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Madison Scouts 2018

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On 8/24/2017 at 4:36 PM, mjoakes said:

Loads of fun. Thanks.

It could be fun. Could have some decent music general effect scores. But I'm not so sure the peice would bring high musical content scores. I could be wrong.

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7 hours ago, MotoSurfBass said:

If you mean changes over several years that brought in a metric ### ton of money for Boston, then yes that process took several years. Competitively, it took one year and a lot of spending, period. They don't draw nearly the amount of talent they did this year without Gino, Colin, and Michael.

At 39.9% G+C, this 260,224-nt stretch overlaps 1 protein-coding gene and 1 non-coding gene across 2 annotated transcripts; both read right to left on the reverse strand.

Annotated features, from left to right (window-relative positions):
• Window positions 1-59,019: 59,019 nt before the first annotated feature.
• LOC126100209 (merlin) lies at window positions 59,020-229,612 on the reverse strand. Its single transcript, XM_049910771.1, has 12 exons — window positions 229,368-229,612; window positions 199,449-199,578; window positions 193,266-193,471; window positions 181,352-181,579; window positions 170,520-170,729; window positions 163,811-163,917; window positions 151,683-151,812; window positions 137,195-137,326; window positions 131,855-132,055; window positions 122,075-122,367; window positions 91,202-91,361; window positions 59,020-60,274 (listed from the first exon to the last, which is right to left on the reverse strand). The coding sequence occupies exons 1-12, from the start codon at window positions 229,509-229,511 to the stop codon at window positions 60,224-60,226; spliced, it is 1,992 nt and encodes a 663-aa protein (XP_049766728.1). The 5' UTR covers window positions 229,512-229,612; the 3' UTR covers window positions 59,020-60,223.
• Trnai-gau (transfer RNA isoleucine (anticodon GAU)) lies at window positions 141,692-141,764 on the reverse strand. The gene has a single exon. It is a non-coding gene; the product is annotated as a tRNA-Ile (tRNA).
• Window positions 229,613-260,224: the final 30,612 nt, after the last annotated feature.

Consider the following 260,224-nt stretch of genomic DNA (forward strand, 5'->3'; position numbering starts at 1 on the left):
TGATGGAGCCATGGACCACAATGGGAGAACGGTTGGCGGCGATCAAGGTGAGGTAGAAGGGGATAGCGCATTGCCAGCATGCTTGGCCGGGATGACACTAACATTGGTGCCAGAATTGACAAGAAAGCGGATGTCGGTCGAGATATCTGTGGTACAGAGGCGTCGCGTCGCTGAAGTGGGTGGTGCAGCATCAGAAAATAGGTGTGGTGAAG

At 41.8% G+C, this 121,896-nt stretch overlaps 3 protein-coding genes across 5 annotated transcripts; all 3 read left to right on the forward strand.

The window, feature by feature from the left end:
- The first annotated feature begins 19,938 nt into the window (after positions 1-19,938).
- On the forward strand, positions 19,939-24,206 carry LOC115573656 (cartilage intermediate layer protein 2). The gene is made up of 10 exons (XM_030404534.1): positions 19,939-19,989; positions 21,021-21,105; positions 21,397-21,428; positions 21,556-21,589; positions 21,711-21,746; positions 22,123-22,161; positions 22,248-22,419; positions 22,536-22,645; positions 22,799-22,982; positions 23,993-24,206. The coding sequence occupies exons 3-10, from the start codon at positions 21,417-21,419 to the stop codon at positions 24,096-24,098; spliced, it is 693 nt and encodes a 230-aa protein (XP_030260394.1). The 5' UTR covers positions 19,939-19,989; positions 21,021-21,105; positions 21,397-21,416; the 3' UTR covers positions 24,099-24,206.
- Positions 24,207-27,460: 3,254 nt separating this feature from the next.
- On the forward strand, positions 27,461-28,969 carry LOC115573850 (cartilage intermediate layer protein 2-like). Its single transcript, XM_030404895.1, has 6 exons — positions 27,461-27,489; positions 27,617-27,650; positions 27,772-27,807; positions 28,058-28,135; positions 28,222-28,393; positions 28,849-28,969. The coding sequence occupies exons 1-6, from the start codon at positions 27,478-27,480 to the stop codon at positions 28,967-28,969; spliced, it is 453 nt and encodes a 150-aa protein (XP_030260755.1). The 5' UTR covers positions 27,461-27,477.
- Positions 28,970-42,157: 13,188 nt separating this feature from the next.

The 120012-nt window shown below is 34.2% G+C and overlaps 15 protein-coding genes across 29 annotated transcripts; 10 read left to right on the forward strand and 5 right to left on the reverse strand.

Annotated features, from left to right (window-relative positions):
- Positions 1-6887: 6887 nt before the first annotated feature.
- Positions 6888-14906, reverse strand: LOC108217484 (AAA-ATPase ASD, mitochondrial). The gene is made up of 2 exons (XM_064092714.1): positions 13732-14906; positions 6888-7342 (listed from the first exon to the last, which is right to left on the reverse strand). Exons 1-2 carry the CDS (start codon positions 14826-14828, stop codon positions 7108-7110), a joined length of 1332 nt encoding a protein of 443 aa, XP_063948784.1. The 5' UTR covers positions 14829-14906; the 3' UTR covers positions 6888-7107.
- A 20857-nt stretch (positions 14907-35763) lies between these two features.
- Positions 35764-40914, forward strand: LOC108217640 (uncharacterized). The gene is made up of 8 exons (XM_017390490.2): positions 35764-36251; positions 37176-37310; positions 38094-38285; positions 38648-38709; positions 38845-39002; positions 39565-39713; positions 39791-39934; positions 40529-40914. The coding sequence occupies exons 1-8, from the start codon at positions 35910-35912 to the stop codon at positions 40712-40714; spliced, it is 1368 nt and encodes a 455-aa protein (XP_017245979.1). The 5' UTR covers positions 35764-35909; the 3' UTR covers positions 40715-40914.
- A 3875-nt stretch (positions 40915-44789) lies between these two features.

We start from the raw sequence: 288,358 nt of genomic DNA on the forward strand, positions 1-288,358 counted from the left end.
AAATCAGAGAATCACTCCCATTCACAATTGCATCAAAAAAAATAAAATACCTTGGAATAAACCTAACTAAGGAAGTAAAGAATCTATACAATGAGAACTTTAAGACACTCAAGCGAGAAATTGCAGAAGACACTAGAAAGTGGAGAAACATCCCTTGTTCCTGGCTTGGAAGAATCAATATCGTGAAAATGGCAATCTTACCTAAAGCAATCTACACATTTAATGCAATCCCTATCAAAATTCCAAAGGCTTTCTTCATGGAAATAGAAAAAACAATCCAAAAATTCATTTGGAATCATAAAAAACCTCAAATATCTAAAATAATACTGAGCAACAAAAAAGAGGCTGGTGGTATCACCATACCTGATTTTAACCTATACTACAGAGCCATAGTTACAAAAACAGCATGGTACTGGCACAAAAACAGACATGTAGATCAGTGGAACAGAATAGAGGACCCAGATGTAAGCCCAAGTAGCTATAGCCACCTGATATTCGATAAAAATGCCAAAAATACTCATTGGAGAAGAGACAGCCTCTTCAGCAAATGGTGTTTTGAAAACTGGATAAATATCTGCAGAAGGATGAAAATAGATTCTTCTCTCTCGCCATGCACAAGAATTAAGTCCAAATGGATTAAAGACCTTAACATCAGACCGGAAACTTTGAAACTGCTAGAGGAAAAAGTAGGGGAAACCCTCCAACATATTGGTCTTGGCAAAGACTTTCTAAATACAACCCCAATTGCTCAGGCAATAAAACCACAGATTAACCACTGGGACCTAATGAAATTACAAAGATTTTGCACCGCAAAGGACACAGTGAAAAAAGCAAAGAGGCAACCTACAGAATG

Money is the part everyone seems to focus on. The other things that changed were more challenging. 

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12 hours ago, Ediker said:

Money is the part everyone seems to focus on. The other things that changed were more challenging. 

To the common fan on the outside looking in, money is absolutely the area of focus. Are you able to elaborate on the other parts? On the surface, it appears that Boston was struggling competitively until they brought in the new crew this year. If those guys coming in wasn't the biggest advancement Boston made this year, I simply want to know more.

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On 8/26/2017 at 0:09 PM, MotoSurfBass said:

To the common fan on the outside looking in, money is absolutely the area of focus. Are you able to elaborate on the other parts? On the surface, it appears that Boston was struggling competitively until they brought in the new crew this year. If those guys coming in wasn't the biggest advancement Boston made this year, I simply want to know more.